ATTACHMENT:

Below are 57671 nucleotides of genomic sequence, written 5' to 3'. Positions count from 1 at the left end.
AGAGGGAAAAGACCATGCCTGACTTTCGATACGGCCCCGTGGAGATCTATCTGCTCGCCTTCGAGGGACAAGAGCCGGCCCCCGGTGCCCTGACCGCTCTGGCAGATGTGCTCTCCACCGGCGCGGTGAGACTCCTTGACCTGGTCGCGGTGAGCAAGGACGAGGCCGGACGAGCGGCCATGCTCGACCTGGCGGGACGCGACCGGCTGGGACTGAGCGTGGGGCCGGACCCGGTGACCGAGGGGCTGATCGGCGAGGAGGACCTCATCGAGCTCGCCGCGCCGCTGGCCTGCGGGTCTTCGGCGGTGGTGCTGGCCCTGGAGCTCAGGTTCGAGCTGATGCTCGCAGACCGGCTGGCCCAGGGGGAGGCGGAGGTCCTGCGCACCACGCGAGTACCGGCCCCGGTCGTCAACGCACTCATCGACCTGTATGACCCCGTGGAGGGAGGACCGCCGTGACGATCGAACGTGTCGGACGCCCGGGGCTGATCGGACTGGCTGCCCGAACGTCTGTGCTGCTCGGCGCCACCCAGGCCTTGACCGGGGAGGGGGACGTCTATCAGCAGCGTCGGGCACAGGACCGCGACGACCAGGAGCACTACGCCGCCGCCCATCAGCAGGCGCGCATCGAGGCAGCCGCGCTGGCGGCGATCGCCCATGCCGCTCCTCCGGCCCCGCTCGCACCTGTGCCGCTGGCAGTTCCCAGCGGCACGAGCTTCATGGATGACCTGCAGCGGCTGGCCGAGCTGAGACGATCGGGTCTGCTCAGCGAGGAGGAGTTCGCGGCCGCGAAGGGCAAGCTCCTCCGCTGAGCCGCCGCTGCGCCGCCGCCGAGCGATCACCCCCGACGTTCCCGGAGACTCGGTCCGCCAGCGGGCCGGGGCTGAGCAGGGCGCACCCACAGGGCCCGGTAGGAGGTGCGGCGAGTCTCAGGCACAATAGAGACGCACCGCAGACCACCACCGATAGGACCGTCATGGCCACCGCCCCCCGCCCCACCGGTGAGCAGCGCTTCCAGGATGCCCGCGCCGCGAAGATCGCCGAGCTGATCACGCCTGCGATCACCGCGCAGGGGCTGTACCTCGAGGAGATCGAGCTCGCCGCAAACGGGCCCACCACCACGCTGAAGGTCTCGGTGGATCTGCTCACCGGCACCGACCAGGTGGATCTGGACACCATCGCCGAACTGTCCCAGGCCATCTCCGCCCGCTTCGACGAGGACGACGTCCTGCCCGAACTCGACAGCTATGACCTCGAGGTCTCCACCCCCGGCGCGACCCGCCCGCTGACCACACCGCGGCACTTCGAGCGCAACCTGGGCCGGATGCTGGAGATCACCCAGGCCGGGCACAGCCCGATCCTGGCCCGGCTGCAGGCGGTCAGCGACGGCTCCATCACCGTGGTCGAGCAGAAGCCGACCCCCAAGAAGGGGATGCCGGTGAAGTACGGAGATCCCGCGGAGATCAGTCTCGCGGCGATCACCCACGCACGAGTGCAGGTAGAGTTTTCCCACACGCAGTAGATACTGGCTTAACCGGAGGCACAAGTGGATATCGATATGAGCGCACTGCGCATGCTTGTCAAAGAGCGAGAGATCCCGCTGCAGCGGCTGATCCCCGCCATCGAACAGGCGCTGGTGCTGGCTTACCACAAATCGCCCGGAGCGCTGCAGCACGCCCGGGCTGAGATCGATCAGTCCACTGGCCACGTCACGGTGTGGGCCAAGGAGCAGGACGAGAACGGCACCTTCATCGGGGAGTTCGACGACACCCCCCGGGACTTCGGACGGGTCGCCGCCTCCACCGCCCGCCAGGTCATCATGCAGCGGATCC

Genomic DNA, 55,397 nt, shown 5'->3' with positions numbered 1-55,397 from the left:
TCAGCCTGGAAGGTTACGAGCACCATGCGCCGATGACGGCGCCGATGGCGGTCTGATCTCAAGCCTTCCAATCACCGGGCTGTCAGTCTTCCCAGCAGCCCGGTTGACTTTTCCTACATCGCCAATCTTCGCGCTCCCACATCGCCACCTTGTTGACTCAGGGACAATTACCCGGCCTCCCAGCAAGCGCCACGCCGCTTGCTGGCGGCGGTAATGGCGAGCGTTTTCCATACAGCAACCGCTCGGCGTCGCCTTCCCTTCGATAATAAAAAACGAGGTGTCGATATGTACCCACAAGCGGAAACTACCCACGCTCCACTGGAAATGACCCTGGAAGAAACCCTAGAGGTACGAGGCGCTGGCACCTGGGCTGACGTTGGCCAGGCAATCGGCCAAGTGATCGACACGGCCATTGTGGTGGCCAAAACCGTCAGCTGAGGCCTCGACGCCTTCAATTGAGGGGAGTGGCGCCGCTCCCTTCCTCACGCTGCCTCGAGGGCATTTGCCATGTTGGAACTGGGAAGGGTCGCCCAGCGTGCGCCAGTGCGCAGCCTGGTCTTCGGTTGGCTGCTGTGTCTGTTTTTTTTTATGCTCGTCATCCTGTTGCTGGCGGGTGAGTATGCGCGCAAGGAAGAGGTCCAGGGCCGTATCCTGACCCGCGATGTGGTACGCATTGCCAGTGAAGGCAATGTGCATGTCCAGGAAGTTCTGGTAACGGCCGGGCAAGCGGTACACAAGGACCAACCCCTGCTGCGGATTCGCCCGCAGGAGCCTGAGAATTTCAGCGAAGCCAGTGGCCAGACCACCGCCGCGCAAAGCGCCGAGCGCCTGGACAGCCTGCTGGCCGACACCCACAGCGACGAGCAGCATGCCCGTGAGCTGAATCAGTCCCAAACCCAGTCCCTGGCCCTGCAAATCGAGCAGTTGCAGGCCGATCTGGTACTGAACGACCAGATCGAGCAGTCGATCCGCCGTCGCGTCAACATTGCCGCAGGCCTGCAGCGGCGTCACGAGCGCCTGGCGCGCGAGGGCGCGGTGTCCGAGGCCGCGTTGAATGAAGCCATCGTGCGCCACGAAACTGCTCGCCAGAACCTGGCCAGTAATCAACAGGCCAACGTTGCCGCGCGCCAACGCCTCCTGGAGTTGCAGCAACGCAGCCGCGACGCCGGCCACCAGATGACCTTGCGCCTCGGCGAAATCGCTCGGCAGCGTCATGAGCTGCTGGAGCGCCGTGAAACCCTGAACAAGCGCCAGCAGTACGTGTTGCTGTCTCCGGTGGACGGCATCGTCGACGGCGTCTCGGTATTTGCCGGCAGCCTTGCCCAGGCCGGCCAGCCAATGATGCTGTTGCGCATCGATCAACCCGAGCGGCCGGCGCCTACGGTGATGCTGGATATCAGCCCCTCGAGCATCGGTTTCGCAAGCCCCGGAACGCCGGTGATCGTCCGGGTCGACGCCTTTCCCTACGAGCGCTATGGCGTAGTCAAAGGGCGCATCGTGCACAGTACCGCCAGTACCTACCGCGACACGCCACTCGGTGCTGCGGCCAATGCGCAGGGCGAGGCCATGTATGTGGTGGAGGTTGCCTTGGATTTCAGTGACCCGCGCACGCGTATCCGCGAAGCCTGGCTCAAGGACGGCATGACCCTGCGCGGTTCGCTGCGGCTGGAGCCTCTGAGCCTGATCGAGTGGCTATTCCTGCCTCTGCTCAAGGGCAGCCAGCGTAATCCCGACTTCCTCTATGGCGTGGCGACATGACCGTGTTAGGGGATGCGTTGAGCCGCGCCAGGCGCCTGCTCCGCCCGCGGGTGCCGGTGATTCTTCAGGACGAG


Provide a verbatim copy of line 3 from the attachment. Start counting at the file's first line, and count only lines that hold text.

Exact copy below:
Genomic DNA, 55,397 nt, shown 5'->3' with positions numbered 1-55,397 from the left: